May He, the all-merciful, the true, who is so boundless in His care and love for human hearts, help us in His wonderful and unsearchable ways, to clear these hearts of ours from all self-deceits and self-indulgence; these wills of ours, so wayward and unstable, yet charged with all our fate, from pretending to be weaker than they are. O brethren, we who have to do with such a Lord, and such a Judge, and such a destiny, let us not blind ourselves to what we are about now, to where we shall one day have to stand. Now, in this hour, this short hour of waiting, may that precious blood, by which we were all redeemed, win us, cleanse us, heal us, strengthen May it be given us, when the veil is rent, and this dream of life is passed, to see His Face, to endure His Judgment, and to enter into His Eternal Joy.




"In the day when God shall judge the secrets of men by Jesus Christ according to my gospel."--ROMANS ii. 16.

THE Gospel, like all that we know of God's world and government, comes with the twofold aspect of mercy and severity. Mercy, not in words or notions, but in realities; severity, not in words or threats, but in certainties. On the one side, mercy beyond thought or imagination of man, such as that the Son of God, God our Creator, became man out of love for man, and died to save us; on the other, severity, as that all the evil which is so familiar to us in history and society, all that we know is wrong, all that we shrink from remembering, all our self-deceit, all our imperfections, must sooner or later really pass under the judgment of the All-seeing, the Most Just, the Most Holy. As in Nature so in the Gospel, these two great aspects of truth pass successively before us, each in its own certainty and completeness, almost as if they belonged to separate and opposite dispensations. We know that they are but different sides of the one Divine Government: we know it, but we cannot always see it. They are like the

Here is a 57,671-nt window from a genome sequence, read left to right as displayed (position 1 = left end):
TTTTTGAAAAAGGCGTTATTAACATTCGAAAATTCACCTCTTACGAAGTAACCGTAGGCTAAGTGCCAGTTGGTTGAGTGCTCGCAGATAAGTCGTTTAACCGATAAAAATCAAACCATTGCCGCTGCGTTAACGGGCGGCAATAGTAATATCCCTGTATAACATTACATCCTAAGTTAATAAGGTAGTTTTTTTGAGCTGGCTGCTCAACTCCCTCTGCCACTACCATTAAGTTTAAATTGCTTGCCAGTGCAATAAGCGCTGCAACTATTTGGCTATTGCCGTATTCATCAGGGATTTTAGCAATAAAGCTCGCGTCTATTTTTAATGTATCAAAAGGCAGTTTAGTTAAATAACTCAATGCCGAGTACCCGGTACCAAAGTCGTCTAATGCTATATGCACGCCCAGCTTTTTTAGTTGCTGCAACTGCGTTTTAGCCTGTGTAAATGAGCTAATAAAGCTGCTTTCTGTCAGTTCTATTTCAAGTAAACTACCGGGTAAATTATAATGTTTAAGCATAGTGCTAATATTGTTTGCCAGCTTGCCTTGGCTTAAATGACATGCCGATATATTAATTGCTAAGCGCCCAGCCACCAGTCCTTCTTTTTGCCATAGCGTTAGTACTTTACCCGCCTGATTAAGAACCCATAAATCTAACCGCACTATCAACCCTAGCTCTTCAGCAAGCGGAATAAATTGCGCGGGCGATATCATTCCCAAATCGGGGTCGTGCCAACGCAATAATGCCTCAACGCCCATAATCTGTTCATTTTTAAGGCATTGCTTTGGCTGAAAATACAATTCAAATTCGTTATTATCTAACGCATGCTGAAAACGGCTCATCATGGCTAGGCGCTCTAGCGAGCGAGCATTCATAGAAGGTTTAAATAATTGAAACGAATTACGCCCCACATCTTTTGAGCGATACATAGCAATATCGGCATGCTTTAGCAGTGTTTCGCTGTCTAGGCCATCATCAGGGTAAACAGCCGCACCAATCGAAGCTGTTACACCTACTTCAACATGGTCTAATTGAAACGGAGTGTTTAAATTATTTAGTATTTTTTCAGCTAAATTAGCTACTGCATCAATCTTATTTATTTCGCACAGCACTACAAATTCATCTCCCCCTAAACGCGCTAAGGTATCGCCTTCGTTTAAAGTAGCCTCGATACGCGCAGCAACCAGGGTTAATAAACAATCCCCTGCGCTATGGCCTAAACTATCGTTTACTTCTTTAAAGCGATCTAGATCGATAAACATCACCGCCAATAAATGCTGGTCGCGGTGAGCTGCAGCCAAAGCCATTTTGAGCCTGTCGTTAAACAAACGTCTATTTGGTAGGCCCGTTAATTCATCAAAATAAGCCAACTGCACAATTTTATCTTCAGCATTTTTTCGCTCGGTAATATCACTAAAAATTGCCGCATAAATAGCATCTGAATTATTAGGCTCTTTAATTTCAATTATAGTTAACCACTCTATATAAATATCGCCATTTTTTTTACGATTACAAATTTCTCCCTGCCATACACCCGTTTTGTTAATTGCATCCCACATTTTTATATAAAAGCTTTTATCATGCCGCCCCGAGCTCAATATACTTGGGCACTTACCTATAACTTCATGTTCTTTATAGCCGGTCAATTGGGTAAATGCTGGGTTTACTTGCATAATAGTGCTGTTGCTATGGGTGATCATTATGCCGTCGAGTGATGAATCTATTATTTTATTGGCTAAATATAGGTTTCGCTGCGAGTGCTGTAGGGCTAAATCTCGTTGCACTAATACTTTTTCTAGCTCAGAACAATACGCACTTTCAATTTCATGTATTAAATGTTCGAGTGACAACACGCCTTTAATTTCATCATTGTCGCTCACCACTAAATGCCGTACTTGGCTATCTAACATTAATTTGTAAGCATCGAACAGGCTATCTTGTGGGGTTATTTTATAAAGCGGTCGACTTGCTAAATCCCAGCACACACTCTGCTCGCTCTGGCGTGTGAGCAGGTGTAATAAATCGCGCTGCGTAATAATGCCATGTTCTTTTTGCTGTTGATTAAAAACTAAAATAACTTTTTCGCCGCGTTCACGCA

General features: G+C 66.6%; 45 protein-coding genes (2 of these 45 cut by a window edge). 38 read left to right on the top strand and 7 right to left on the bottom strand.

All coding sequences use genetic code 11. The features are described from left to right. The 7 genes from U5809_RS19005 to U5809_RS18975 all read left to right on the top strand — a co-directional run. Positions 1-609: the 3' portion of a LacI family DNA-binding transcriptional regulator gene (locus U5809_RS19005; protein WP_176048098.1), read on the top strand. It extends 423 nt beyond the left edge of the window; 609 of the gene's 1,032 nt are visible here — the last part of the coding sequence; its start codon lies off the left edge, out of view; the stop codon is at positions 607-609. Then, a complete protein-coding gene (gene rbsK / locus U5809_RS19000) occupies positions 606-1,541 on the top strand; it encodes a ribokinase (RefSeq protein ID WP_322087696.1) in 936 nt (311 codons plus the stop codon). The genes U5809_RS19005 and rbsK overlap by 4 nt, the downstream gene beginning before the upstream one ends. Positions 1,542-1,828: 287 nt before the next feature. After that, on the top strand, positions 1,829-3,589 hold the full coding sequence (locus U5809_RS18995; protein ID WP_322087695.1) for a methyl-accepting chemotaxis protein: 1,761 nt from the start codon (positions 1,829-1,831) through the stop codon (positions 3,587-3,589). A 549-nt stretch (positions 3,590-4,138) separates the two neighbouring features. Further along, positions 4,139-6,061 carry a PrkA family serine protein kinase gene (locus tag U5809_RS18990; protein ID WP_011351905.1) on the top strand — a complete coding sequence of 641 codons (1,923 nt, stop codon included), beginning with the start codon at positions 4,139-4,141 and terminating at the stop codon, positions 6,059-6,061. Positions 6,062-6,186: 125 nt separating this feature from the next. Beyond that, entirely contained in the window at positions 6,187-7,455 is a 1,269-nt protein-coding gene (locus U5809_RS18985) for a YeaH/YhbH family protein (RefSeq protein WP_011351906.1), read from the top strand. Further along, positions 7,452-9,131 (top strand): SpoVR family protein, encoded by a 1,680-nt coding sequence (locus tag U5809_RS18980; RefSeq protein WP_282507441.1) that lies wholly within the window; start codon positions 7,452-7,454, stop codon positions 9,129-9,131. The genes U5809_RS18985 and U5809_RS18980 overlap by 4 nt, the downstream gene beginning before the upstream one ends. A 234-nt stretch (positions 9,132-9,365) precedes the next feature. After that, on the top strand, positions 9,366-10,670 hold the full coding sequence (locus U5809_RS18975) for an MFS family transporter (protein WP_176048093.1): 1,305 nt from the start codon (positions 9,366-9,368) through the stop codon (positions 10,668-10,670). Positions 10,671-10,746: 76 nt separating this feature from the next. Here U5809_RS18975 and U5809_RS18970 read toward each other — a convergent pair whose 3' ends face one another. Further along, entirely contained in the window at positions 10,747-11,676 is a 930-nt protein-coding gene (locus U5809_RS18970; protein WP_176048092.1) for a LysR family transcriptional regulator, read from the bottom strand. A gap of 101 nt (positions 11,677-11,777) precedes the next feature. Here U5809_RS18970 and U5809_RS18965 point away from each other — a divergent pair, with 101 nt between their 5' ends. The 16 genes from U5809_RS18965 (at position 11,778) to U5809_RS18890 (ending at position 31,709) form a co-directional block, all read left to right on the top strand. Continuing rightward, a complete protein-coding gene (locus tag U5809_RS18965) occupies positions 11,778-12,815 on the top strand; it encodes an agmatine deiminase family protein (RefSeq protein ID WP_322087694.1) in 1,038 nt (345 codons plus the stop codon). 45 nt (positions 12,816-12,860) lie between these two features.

summits of mountain ranges deep below the sea; the summits rise into distinct and far-parted islands; but the foundations are out of sight under the waters, and we cannot trace the connecting links. With our limited faculties, our common inability to take in and grasp together facts and truths of different orders which seem to clash, we have to contemplate each by itself, if we wish fully to comprehend its length and breadth and greatness. Here in Church they come before us, each in its appointed season and consecrated services. Soon it will be the time to give ourselves to the thought of that ineffable grace which showed us the Maker and Saviour of mankind as the little Child at Bethlehem. Now it is the time to deepen in our souls the sense of the truth that a time is before us when the Son of God shall come to be our Judge,—Judge of all things, Judge of all men.

I. No one can read the New Testament without seeing that, to impress this ineffaceably on the convictions and the conscience of mankind, was one of the primary objects of the teaching which it records. In the definiteness and prominence there given to this announcement, it is, notwithstanding all that had been spoken by ancient Psalmists and Sages and Prophets, almost a new feature in religion. The instinct, the foreboding, the augury, the vision, -the misgiving from which there was no escape, the assured hope of a generous and loyal faith,— were now turned into explicit disclosures, coming